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Anisotropic conductive film

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Anisotropic conductive film (ACF) is an adhesive interconnect system that is commonly used in liquid crystal display manufacturing to make the electrical and mechanical connections from the driver electronics to the glass substrates of the LCD. The material is also available in a paste form referred to as anisotropic conductive paste (ACP), and both are grouped together as anisotropic conductive adhesives (ACAs). ACAs have more recently been used to perform the flex-to-board or flex-to-flex connections used in handheld electronic devices such as mobile phones, MP3 players, or in the assembly of CMOS camera modules.


ACAs developed in the late 1970s[1] and early 1980s,[2] with heat seal connectors by Nippon Graphite Industries,[3] and ACFs by Hitachi Chemicals[4] and Dexerials (formerly known as Sony Chemicals & Information Devices).[5] Currently there are many manufacturers of heat seal connectors and ACAs, but Hitachi and Sony continue to dominate the industry in terms of market share. Other manufacturers of ACAs include 3M,[6] Loctite,[7] DELO,[8] Creative Materials,[9] Henkel, Sun Ray Scientific,[10] Kyocera,[11] Three Bond,[12] Panacol,[13] and Btech.[14]

In the very early years, ACAs were made from rubber, acrylic, and other adhesive compounds, but they rapidly converged on several different variations of thermoset biphenyl type epoxy resins. The temperatures required were relatively high at 170-180C, however, and the market leaders Sony and Hitachi developed and released acrylic-based materials in the early 2000s that brought the curing temperatures down below 150C while keeping the curing times in the 10–12 second range. Further advances in the acrylic compounds used decreased the curing cycle times to below 5 seconds in many cases, which is where they remain as of this writing. Specification sheets are available at all of the manufacturers' sites listed above.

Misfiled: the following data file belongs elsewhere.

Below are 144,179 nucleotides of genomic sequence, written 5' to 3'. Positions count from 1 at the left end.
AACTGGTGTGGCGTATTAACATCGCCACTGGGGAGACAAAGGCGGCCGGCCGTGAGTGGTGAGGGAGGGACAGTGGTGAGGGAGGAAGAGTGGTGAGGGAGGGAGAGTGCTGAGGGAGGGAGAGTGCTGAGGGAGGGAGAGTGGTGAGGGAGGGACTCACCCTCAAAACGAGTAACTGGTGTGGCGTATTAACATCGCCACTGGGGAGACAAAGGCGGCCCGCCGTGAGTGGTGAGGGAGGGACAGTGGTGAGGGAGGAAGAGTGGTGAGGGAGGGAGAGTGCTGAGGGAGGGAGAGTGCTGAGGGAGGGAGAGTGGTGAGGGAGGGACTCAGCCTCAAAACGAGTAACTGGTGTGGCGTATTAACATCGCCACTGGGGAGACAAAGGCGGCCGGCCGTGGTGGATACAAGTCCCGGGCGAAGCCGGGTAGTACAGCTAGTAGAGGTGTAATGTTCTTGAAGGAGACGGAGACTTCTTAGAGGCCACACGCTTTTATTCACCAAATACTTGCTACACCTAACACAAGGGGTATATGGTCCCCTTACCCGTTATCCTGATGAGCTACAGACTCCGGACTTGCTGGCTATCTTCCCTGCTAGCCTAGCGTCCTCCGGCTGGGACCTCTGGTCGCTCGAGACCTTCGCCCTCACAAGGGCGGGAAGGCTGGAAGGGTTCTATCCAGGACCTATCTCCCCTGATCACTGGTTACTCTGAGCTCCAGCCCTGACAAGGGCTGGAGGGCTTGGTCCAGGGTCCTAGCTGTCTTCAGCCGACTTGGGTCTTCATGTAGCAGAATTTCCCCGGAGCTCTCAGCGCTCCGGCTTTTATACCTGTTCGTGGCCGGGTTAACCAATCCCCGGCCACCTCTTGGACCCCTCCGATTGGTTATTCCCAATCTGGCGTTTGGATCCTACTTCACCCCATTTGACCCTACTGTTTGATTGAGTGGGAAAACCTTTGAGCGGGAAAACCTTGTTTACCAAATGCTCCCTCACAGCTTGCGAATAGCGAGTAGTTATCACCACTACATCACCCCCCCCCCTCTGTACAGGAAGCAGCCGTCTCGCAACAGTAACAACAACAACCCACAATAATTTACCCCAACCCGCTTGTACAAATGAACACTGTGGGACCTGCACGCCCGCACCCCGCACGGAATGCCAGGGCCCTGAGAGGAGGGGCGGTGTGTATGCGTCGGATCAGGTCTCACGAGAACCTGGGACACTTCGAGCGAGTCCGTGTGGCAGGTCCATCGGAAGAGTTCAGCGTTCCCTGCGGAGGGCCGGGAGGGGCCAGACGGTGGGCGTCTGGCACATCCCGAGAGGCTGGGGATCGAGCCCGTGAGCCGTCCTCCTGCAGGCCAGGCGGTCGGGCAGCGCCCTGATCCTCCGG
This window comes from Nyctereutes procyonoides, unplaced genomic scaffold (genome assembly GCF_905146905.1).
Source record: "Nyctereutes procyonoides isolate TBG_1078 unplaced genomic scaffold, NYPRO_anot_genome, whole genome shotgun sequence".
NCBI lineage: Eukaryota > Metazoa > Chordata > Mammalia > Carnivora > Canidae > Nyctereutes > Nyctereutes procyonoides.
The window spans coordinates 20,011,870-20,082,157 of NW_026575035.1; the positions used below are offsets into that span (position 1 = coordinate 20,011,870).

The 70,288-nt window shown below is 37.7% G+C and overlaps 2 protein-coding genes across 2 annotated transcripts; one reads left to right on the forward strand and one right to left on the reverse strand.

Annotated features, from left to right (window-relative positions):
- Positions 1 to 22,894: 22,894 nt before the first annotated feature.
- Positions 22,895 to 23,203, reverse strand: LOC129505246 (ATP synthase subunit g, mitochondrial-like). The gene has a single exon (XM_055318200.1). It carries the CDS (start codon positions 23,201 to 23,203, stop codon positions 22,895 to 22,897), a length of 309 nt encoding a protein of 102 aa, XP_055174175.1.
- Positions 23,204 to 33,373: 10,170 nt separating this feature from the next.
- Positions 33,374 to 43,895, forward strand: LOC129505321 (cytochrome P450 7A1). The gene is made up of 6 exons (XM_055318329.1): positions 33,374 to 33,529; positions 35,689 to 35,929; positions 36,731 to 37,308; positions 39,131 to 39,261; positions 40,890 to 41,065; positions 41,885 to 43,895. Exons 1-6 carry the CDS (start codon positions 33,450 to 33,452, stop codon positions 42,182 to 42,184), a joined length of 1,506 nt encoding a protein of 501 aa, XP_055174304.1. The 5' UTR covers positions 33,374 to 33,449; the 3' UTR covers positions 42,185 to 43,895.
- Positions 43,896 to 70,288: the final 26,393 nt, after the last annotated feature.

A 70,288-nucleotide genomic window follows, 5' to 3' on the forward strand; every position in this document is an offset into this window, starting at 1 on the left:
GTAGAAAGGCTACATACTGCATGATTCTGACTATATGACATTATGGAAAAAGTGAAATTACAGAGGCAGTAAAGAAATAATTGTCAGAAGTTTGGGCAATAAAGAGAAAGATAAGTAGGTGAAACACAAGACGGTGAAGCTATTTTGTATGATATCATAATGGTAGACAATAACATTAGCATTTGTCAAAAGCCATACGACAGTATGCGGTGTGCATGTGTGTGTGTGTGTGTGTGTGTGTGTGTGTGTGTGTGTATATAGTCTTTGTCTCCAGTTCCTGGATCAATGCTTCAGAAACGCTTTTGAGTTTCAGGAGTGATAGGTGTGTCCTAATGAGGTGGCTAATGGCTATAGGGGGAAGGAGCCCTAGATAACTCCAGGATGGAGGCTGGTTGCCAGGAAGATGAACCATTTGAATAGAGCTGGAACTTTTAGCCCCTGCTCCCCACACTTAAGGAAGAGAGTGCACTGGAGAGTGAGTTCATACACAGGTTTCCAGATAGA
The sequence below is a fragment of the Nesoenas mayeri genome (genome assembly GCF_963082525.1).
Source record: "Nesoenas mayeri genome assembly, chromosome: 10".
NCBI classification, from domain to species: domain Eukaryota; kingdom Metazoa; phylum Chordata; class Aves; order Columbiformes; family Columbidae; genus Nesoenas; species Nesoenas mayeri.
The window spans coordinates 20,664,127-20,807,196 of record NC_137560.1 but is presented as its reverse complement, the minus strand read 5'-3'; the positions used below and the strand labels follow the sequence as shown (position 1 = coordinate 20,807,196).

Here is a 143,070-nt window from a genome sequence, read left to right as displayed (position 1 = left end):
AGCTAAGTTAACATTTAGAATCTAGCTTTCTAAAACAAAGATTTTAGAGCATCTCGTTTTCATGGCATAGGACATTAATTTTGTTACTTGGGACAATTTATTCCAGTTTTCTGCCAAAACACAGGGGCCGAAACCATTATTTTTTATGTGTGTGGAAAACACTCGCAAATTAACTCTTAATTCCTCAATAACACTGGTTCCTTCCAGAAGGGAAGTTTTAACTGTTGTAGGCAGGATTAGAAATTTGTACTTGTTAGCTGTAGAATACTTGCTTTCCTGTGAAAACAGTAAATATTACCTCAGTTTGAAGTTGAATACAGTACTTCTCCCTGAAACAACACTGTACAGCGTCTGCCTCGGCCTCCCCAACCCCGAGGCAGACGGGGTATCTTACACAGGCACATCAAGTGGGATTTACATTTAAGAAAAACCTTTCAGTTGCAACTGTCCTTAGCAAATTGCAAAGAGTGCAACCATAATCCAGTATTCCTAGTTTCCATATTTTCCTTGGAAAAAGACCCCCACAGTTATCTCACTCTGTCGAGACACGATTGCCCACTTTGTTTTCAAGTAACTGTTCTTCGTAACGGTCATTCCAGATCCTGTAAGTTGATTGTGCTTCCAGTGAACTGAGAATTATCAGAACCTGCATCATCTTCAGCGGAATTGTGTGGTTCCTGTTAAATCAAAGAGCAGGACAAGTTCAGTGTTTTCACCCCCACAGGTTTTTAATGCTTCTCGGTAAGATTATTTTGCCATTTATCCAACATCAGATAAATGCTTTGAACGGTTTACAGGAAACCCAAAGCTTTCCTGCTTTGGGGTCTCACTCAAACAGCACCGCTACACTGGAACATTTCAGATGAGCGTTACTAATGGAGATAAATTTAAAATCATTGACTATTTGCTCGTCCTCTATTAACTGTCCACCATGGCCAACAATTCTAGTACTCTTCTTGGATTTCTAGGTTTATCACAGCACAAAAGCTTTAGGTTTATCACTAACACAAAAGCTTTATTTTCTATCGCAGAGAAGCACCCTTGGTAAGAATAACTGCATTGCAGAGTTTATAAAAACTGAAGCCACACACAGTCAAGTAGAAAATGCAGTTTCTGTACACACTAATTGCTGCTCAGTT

Current market[edit]

ACF continues to be the most popular form factor for ACAs, largely due to the ability to precisely control the volume of material, density of the particles in any sample, and the distribution of those particles within the sample. This is particularly true in the traditional ACF stronghold of display interconnects, but ACF has also seen strong growth out of the display industry and into areas long dominated by surface-mount technologies. The ability to make interconnections in a very small XYZ space has been the key driver in this expansion, helped by the ability under certain conditions to greatly lower cost either by the reduction of component counts or total material used.

ACPs are widely used in lower-end applications, primarily in the assembly of chips on to RFID antenna substrates. They are also used in some board or flex assembly applications, but at a much lower level than ACFs. While ACPs are generally lower cost than ACFs, they cannot provide the same level of control in adhesive quantity and particle dispersion as ACF. For this reason it is very difficult to use them for high-density applications.

Technology overview[edit]

ACF technology is used in chip-on-glass (COG), flex-on-glass (FOG), flex-on-board (FOB), flex-on-flex (FOF), chip-on-flex (COF), chip-on-board (COB), and similar applications for higher signal densities and smaller overall packages. ACPs are typically used only in chip-on-flex (COF) applications with low densities and cost requirements, such as for RFID antennas, or in FOF and FOB assemblies in handheld electronics. COG, in particular, also uses gold bumps to connect to the display.[15]